When I was a little girl, my grandpa and I would read a little Dahl every night in the summer. When the sun was still high in the sky long after my bed time, and the hours stretched out until forever. We read James and the Giant Peach, Charlie and the Chocolate Factory, Mathilda, and, of course, The BFG. There wasn't a single writer we both loved the way we loved Dahl. And now I'm pleased to see there might be a new generation of fans about to discover who Roald Dahl is going to be for them. Because that's the beauty of the legendary writer; he is someone different for every one of his readers.
Dahl was a British short story writer, poet, and beloved children's book author. He was born in 1916 in Wales to Norwegian parents and died in 1990. He is considered to be one of the greatest storytellers of our time, with a singular, magical style that has often been emulated but never quite duplicated. Dahl's children's stories tended to be darker affairs with a generous helping of whimsy. His stories have been around since the 1940s, and (as an entire new crop of Dahl readers will discover when Disney releases the screen version of The BFG on Friday) truly stand the test of time.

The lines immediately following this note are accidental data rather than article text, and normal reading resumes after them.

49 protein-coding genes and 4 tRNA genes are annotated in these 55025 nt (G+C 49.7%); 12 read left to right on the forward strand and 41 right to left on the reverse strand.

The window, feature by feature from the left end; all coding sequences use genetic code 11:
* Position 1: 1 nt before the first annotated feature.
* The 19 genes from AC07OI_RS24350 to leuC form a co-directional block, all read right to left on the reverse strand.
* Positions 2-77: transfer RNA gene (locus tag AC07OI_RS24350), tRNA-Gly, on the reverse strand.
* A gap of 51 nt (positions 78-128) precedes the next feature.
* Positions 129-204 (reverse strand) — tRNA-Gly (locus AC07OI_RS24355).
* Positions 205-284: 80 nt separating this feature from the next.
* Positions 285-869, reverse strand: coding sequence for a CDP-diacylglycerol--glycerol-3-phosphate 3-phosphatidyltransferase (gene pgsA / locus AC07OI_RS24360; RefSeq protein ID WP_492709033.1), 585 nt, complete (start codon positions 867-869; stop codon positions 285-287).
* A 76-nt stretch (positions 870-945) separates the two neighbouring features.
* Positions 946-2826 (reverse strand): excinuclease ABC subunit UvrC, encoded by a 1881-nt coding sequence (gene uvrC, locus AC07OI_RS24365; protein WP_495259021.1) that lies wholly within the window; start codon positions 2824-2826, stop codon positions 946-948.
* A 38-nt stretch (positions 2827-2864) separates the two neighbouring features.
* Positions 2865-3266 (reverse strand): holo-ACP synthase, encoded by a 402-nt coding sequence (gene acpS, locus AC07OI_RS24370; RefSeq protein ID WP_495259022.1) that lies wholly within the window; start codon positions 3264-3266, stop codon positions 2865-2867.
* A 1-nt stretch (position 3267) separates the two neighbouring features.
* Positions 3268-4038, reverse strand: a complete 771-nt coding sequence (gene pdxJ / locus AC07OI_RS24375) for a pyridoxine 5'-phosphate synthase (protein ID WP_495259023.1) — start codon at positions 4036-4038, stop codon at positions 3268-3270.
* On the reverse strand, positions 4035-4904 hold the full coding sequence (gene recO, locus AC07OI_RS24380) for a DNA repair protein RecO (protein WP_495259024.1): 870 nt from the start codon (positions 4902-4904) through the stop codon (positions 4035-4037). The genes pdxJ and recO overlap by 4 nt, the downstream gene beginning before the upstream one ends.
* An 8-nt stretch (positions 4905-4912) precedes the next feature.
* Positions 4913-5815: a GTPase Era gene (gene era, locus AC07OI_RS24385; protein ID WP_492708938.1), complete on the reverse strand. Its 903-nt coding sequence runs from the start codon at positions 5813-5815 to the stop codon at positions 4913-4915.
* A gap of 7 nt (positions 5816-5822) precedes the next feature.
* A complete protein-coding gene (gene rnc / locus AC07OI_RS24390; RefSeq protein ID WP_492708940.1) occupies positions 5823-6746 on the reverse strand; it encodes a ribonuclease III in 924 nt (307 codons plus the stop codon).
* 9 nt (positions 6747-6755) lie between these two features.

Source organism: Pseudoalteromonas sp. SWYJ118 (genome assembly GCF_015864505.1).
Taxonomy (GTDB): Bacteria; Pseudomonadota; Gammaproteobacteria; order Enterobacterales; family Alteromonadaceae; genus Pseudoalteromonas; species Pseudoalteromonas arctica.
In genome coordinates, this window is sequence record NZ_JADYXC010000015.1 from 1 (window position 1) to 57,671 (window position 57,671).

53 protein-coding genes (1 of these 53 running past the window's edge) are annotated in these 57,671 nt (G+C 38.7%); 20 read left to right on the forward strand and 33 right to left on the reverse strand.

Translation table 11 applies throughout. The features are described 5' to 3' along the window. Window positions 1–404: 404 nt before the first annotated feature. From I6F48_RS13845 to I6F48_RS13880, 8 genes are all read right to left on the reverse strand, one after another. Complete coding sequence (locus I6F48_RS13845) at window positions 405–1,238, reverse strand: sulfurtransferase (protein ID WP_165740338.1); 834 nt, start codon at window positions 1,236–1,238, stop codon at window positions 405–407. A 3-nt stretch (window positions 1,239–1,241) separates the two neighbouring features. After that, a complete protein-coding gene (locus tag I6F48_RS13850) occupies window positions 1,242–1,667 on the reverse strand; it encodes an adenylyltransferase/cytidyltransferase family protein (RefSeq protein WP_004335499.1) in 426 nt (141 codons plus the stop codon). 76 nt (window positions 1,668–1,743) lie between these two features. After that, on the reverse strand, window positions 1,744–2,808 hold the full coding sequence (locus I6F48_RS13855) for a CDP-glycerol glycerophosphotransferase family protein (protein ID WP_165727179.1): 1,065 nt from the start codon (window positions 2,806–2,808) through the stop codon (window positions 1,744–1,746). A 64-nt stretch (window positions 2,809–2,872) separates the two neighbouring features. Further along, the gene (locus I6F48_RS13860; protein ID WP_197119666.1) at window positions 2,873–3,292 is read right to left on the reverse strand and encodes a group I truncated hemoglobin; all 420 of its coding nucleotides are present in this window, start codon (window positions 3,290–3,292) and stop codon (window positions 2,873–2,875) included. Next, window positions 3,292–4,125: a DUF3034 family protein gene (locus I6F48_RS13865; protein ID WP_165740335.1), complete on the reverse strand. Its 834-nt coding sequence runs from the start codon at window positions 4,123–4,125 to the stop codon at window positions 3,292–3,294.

In The BFG, Dahl tells the story of a kind orphan named Sophie and her BFG (Big Friendly Giant). The BFG brings young Sophie back to the land of giants with him, where they both live in fear of other giants not quite as friendly as the BFG. The two new friends become determined to stop the other giants from eating humans (much appreciated) and a gorgeous, sad, sweet tale ensues. That's the thing about Dahl; he takes his sweet time running his readers through the whole gamut of emotions. Fear and loss and love and laughter; it's all always there.
The same could be said for Dahl's life as well. He was the father of five children (Olivia, Tessa, Theo, Ophelia, and Lucy) with his ex-wife, screen star Patricia Neal. (watch her in Breakfast At Tiffany's, you'll thank me later). Dahl and Neal lost their daughter Olivia to measles encephalitis at the age of 7, a death from which Dahl reportedly never fully recovered. He became an activist for immunization after Olivia's death, and dedicated his 1982 book The BFG to her.
J.K. Rowling, another groundbreaking writer for children and young adults (and me!) with her Harry Potter series has credited Dahl as one of her influences and counts Charlie and the Chocolate Factory as one of her top 10 books for children. And, as a girl who still misses her own beloved Grandpa Joe, I can tell parents that Dahl's words will live on in their kids' for decades to come, especially if parents are the ones reading to them.